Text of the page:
- How do the costs compare to the other clubs in the area?
- How much playing time do you believe your player will receive on the team?
- Where does the team practice?
- What additional development opportunities does the club offer (e.g. skills sessions, specialized goalie training, Academies for younger siblings, etc.)?
- Does the Club truly focus on player development or are they a “churn and burn” club that ignores development of their club players and instead compensates for underdevelopment by replacing those players each year?
- What additional benefits does the club offer (e.g. assistance with scholarships, free access to club/player information via the web site, training library, etc.)?
How do I become a member of the Fort Worth United Soccer Club?
Club teams are formed each July through an assignment and selection process called July Tryouts. Players are evaluated and assigned to a team based on their level of skill. As a preface to the July tryouts, players may attend the June Open Practices with other players in their age group. The June Open Practices give players the opportunity to meet the coach, get to know the Club, and of course, get a few extra touches on the ball.
Once the FWU competitive teams have been formed and rosters finalized, you may still have an opportunity to be placed on one of the FWU teams. If space is available on a team, a player may request a private evaluation from the coach of that team. Check the FWU Team list, find the team you are interested in joining, and email the coach for further instructions.
Fort Worth United Soccer Club was the oldest competitive soccer club in Fort Worth and the 2nd oldest in Texas. Below is the history page that outlined how the club began. Included on the page were pictures from the original Fort Worth United “˜51 team.
Fort Worth United Soccer Club History
In 1966, Alexander Everett (1921-2005) formed and coached our first team under the Fort Worth United banner – the FWU ’51 Boys team. This team included several exceptional players including Dave Rubinson, former Head Soccer Coach at TCU. This team played several years together in Dallas and traveled to compete against teams from all across the United States. During their first three years of existence, the team dominated their competition and never lost a single game (including a 3-1 Texas State Championship win at Houston in the Astrodome against San Antonio Saints and Devils).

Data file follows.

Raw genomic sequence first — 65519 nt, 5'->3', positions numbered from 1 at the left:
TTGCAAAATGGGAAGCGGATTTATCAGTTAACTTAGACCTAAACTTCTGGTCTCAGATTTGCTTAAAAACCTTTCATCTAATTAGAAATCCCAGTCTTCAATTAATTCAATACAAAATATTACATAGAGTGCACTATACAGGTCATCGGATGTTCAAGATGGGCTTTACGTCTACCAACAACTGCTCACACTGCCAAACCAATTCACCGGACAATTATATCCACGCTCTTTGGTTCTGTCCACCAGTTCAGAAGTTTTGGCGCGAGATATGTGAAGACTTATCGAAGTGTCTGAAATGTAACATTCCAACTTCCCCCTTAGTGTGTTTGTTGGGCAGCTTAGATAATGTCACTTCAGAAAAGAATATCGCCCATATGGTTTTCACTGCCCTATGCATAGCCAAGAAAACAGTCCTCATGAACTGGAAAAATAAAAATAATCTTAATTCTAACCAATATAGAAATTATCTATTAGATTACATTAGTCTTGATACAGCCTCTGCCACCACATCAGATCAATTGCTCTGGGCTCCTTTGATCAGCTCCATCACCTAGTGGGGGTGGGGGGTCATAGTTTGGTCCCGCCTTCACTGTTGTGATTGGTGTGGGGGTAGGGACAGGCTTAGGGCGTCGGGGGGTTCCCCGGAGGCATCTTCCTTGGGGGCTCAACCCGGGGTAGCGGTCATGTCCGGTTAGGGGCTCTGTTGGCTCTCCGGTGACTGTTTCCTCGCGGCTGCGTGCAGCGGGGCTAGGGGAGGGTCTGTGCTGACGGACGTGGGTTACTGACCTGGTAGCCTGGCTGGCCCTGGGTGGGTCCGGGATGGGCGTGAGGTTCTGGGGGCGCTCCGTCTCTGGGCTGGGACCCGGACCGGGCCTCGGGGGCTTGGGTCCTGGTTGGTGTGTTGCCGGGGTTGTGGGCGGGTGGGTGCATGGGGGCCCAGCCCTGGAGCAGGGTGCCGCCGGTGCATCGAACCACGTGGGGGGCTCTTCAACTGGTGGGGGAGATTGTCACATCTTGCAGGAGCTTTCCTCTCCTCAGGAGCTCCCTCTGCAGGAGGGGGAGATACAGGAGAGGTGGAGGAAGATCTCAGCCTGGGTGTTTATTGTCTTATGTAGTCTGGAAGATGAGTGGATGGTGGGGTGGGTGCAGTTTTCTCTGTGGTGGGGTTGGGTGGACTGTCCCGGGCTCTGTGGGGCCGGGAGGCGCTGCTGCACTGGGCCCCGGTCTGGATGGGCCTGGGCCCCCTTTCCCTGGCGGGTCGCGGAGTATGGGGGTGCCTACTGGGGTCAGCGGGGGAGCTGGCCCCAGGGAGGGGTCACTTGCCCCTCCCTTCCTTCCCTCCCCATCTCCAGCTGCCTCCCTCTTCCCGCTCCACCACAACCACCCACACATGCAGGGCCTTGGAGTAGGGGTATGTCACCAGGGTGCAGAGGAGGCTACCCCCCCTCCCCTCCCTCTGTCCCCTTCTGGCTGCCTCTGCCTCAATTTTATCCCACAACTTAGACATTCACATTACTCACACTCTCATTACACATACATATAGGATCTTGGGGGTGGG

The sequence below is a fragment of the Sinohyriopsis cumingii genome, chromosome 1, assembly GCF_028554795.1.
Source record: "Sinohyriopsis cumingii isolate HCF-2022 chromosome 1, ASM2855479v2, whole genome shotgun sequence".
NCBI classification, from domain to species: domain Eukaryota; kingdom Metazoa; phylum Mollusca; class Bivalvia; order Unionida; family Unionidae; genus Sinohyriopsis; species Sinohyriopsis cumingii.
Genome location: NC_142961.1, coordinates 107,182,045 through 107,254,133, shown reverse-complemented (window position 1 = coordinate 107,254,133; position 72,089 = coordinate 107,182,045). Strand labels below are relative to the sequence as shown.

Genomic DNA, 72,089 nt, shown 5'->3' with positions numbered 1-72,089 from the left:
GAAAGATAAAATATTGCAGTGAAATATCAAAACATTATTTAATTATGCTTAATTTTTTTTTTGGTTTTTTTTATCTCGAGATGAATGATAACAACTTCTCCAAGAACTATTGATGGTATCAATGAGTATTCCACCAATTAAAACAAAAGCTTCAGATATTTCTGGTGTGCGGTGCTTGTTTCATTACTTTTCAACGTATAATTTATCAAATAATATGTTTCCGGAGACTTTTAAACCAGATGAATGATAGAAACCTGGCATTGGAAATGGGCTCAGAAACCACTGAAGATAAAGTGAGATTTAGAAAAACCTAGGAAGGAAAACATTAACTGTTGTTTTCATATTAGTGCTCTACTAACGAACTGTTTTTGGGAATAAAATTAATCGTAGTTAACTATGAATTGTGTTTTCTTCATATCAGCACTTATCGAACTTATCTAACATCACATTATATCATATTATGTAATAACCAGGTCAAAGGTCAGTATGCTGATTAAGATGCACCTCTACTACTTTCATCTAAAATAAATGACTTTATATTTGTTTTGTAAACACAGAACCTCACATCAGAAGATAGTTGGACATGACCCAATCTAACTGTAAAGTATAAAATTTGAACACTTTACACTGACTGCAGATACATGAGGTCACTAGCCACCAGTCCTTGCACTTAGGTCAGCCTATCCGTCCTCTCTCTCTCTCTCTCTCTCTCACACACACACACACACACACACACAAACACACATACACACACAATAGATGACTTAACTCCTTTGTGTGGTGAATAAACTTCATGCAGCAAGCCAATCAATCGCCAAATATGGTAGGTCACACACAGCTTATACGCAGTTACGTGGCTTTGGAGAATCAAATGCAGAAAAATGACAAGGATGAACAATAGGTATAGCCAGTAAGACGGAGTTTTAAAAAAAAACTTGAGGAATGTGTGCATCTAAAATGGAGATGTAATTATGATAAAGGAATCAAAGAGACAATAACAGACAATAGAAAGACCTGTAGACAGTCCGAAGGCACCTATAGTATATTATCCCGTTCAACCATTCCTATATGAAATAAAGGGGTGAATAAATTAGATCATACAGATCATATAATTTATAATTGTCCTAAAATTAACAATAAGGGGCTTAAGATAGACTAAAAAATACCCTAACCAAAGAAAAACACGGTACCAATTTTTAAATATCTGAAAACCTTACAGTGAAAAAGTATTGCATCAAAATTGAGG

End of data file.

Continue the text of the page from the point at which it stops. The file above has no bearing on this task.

Five years later an additional team was added – the Fort Worth United ’71 Boys team was formed with local players born in 1971. That group of 10 year-old boys stayed together until high school graduation in 1989, during which time the Fort Worth United Soccer Club, Inc. was officially incorporated (in 1980). During their eight years together, the 71 team enjoyed much success. The highlight of this team’s history came in 1987 when the team reached the quarterfinals in youth tournaments held in Sweden, Denmark, and Holland.
During those years, the Club expanded to include a new boy’s team each year. In 1997, the Club was excited to begin a girl’s program with the first team being the girls ’81 team. Thus, Fort Worth United not only pioneered girl’s select soccer in this area, but also has produced teams at all age levels competing in the most prestigious leagues in North Texas.
By the early 2000’s, FWU was a well established soccer club when they began vast organizational and operational changes intended to solidify the club’s presence and lay the foundation for future growth. The introduction of many innovative training programs, development of quality practice facilities, and launching of several community initiatives served to fuel the Club’s fiery growth. Today, Fort Worth United Soccer Club is one of the top 10 largest competitive clubs in North Texas and fields over thirty competitive and Academy teams.
Fort Worth United’s First Team – 1968 State Champions
Email from Fox Guenter – member ’51 FWU Squad:
Hello my dear old soccer club! I could not believe that my good ol’ soccer club is such a successful club by now. Just for the start I want to tell you, that I was one of the playing coaches in 1967/68 when we played and won our first Texas Championship in Houston at the Astrodome against San Antonio “Saints and Devils” and won 3:1. – Fox
Fort Worth United Soccer – ’51 Boys
In 1966, Alexander Everett (1921-2005) formed and coached our first team under the Fort Worth United banner. This team included several exceptional players including Dave Rubinson, former Head Soccer Coach at TCU. This team played several years together in Dallas and traveled to compete against teams from all across the United States. During their first three years of existence, the team dominated their competition and never lost a single game (including a 3-1 Texas State Championship win in Houston in the Astrodome against San Antonio Saints and Devils).
FWU ’51 Roster (known players)
Alexander Everett (Coach)
Below are photos and notations regarding the original 1951 Fort Worth United team, including pictures from their 1968 State Championship victory. Click the image for a full-size view of the photo.
Picture sign-in sheet listing players (and some girlfriends) on the 1951 FWU Team. Names on the list include: Jeffrey Lynn, Charles Schweitzer, Curt Griffin, Dub Ambrose, Richard White, David Rubinson, George Rojas, Alexander Everett, Mike Murphy, Tom Pocey, Duff Hallman, Bill Moore, Steve Herrick, Mark Evans, Robert Secrest, and Doug Carvey.
Players and their girlfriends relaxing by the pool before the big game.
The team’s “lucky charm” relaxing by the pool before the big game. Original team members report that this good luck token was kept behind the goal at every Fort Worth United game.
Coach Alexander Everett (1921-2005) addresses the team with pre-game instructions in the Houston Astrodome stadium. Note the horde of excited fans in the stands.